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Armstrong, Eleanor
Publications (2 of 2) Show all publications
Armstrong, E. (2023). Queering Science Museums, Science Centres, and Other Public Science Institutions. In: Orthia, Lindy A and Roberson, Tara (Ed.), Queering Science Communication: Representations, Theory, and Practice (pp. 71-81). Bristol, UK: Bristol University Press
Open this publication in new window or tab >>Queering Science Museums, Science Centres, and Other Public Science Institutions
2023 (English)In: Queering Science Communication: Representations, Theory, and Practice / [ed] Orthia, Lindy A and Roberson, Tara, Bristol, UK: Bristol University Press, 2023, p. 71-81Chapter in book (Refereed)
Abstract [en]

This chapter discusses approaches to queering public science institutions including science museums, science centres, zoos, and maker-spaces. It examines queering processes from two perspectives: the institutions’ public spaces (‘frontstage’) and behind the scenes organization and activities (‘backstage’).

This chapter highlights the tensions of queer identities between performative and structural changes in the institution and implications of performative actions highlighting the exceptionality of queer identities in turn reinforcing norms around acceptable lives and pathways in the process.

Place, publisher, year, edition, pages
Bristol, UK: Bristol University Press, 2023
National Category
Gender Studies
Identifiers
urn:nbn:se:su:diva-224701 (URN)10.51952/9781529224436.ch008 (DOI)
Available from: 2023-12-20 Created: 2023-12-20 Last updated: 2023-12-20Bibliographically approved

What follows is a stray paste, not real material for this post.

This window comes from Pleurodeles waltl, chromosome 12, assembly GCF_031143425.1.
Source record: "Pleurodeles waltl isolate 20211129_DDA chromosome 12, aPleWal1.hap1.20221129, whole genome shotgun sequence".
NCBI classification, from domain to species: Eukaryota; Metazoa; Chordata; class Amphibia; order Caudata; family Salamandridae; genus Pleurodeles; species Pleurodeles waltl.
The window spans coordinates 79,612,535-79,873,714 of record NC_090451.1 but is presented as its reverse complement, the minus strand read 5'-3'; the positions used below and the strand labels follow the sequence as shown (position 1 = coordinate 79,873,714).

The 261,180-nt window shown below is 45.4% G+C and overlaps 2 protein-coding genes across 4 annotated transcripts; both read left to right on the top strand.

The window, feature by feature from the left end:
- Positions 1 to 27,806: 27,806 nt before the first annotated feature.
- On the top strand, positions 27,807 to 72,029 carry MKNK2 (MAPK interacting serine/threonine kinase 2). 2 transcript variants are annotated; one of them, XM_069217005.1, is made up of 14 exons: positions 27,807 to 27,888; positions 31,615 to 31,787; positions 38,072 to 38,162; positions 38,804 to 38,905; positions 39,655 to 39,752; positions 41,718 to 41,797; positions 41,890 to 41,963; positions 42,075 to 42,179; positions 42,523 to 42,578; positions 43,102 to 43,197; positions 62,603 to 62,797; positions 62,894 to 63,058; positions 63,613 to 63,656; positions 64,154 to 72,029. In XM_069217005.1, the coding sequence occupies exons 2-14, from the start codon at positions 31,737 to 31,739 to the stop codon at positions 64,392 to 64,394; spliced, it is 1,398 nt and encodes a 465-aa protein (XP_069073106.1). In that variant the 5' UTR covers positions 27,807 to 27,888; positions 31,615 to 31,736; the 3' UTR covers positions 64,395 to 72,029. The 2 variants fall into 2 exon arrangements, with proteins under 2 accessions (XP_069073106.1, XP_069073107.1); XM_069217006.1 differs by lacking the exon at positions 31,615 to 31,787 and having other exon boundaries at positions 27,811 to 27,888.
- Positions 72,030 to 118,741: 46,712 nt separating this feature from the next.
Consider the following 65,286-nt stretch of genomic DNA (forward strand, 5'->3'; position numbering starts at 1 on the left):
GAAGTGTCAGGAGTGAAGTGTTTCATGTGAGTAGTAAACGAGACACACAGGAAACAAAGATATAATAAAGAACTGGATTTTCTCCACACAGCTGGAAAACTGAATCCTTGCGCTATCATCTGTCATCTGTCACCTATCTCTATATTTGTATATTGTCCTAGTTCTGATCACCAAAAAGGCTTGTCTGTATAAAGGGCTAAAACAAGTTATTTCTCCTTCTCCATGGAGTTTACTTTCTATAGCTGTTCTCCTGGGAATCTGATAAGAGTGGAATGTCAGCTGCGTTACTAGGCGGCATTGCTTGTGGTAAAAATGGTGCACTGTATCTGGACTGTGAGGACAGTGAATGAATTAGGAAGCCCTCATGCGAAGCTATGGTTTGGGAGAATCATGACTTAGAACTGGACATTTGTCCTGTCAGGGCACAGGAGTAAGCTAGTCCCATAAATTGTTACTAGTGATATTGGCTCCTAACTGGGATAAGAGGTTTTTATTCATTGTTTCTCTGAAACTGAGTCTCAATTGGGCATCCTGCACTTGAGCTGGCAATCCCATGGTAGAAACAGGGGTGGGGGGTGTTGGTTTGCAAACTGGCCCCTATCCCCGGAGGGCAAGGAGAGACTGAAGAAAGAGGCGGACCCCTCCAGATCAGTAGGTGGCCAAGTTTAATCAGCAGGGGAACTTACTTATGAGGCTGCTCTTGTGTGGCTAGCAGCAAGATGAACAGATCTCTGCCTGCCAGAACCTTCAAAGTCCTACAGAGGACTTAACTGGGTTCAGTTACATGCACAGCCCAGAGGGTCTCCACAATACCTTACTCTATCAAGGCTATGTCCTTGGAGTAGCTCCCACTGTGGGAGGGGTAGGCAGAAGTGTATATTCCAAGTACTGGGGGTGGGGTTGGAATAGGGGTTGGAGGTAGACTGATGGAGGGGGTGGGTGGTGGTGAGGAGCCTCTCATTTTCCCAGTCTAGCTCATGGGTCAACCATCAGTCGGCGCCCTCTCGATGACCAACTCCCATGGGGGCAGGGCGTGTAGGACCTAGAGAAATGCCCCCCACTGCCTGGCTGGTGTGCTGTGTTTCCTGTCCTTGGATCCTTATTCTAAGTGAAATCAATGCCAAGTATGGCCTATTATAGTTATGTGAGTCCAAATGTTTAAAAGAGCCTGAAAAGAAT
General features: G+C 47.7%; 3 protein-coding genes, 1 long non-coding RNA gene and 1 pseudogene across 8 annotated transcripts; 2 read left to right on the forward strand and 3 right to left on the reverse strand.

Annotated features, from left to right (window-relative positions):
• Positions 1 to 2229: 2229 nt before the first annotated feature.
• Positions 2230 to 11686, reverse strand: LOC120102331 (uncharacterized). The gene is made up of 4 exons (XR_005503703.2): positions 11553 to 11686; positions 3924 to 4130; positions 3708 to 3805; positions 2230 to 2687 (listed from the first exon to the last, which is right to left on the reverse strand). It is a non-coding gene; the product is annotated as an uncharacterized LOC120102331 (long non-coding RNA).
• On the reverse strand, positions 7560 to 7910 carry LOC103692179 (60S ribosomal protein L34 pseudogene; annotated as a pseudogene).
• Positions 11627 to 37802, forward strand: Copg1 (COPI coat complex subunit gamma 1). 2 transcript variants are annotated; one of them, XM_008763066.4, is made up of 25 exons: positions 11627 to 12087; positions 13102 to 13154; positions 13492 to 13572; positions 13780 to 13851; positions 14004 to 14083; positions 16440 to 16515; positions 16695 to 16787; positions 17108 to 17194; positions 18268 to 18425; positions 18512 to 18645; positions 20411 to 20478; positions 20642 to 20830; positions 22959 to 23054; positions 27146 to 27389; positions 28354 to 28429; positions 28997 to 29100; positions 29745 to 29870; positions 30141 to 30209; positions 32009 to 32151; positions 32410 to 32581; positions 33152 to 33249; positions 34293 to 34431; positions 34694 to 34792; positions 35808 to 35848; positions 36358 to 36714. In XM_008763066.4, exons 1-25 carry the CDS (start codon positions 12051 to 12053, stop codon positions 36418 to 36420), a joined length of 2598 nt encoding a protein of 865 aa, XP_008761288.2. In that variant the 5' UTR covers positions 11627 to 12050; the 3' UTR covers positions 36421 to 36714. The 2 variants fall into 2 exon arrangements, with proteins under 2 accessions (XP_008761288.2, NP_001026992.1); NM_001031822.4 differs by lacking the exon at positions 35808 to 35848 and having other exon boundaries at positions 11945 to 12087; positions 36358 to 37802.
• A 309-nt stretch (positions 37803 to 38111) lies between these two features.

Armstrong, E. & Bimm, J. (2023). The Trouble with Space Auctions. Historical Studies in the Natural Sciences, 53(4), 425-433
Open this publication in new window or tab >>The Trouble with Space Auctions
2023 (English)In: Historical Studies in the Natural Sciences, ISSN 1939-1811, E-ISSN 1939-182X, Vol. 53, no 4, p. 425-433Article in journal (Refereed) Published
Abstract [en]

On July 20, 2021, Sotheby’s, the storied centuries-old auction house, promised collectors the Moon—or at least the chance to bid on items involved in getting there. Among the eighty-seven lots up for sale was an Apollo Guidance Computer. This metallic box, designed by MIT’s Instrument Laboratory and produced by Raytheon starting in 1966, was an essential tool for navigating the lunar surface and an important forerunner of modern computing. Sotheby’s estimated that this celebrated artifact—frequently studied not only in space history but also in the history of technology—would fetch between $200,000 and $300,000 USD. But when the auctioneer’s hammer hit the lectern, the price had skyrocketed to $746,000 USD. Other items on the block that day included a lunar surface checklist used by Neil Armstrong (sold for $63,000 USD) and Richard Feynman’s personal notes from the Challenger disaster investigation (sold for $44,100 USD). In case there was any doubt, Sotheby’s...

National Category
History
Identifiers
urn:nbn:se:su:diva-223772 (URN)10.1525/hsns.2023.53.4.425 (DOI)001085186100003 ()
Available from: 2023-11-15 Created: 2023-11-15 Last updated: 2023-11-15Bibliographically approved
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